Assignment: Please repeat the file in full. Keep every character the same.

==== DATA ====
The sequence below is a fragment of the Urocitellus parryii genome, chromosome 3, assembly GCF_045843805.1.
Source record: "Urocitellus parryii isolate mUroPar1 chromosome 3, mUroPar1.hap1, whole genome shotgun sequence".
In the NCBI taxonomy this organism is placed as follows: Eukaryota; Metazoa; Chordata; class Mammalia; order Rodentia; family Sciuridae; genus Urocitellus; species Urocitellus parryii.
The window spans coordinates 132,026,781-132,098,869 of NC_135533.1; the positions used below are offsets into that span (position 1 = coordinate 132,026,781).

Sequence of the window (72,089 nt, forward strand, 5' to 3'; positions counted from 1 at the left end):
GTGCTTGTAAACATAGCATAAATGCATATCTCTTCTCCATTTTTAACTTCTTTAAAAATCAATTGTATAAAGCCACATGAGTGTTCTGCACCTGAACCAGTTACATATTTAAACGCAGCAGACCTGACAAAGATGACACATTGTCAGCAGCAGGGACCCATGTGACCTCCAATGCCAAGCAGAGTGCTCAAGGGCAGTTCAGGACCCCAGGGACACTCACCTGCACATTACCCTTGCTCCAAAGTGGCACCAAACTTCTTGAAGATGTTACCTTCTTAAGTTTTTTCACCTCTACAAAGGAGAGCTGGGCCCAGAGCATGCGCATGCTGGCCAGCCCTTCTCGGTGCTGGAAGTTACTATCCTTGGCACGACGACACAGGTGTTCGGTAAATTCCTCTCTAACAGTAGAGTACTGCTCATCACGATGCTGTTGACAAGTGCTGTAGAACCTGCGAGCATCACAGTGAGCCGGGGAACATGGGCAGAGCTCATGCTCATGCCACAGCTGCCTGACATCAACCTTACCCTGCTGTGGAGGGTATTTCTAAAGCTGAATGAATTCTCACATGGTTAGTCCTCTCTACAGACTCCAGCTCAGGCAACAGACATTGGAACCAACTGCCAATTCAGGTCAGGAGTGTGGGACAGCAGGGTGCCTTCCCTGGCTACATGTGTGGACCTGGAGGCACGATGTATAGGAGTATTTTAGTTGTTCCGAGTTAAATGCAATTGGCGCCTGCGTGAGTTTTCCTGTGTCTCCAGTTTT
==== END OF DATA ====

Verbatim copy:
The sequence below is a fragment of the Urocitellus parryii genome, chromosome 3, assembly GCF_045843805.1.
Source record: "Urocitellus parryii isolate mUroPar1 chromosome 3, mUroPar1.hap1, whole genome shotgun sequence".
In the NCBI taxonomy this organism is placed as follows: Eukaryota; Metazoa; Chordata; class Mammalia; order Rodentia; family Sciuridae; genus Urocitellus; species Urocitellus parryii.
The window spans coordinates 132,026,781-132,098,869 of NC_135533.1; the positions used below are offsets into that span (position 1 = coordinate 132,026,781).

Sequence of the window (72,089 nt, forward strand, 5' to 3'; positions counted from 1 at the left end):
GTGCTTGTAAACATAGCATAAATGCATATCTCTTCTCCATTTTTAACTTCTTTAAAAATCAATTGTATAAAGCCACATGAGTGTTCTGCACCTGAACCAGTTACATATTTAAACGCAGCAGACCTGACAAAGATGACACATTGTCAGCAGCAGGGACCCATGTGACCTCCAATGCCAAGCAGAGTGCTCAAGGGCAGTTCAGGACCCCAGGGACACTCACCTGCACATTACCCTTGCTCCAAAGTGGCACCAAACTTCTTGAAGATGTTACCTTCTTAAGTTTTTTCACCTCTACAAAGGAGAGCTGGGCCCAGAGCATGCGCATGCTGGCCAGCCCTTCTCGGTGCTGGAAGTTACTATCCTTGGCACGACGACACAGGTGTTCGGTAAATTCCTCTCTAACAGTAGAGTACTGCTCATCACGATGCTGTTGACAAGTGCTGTAGAACCTGCGAGCATCACAGTGAGCCGGGGAACATGGGCAGAGCTCATGCTCATGCCACAGCTGCCTGACATCAACCTTACCCTGCTGTGGAGGGTATTTCTAAAGCTGAATGAATTCTCACATGGTTAGTCCTCTCTACAGACTCCAGCTCAGGCAACAGACATTGGAACCAACTGCCAATTCAGGTCAGGAGTGTGGGACAGCAGGGTGCCTTCCCTGGCTACATGTGTGGACCTGGAGGCACGATGTATAGGAGTATTTTAGTTGTTCCGAGTTAAATGCAATTGGCGCCTGCGTGAGTTTTCCTGTGTCTCCAGTTTT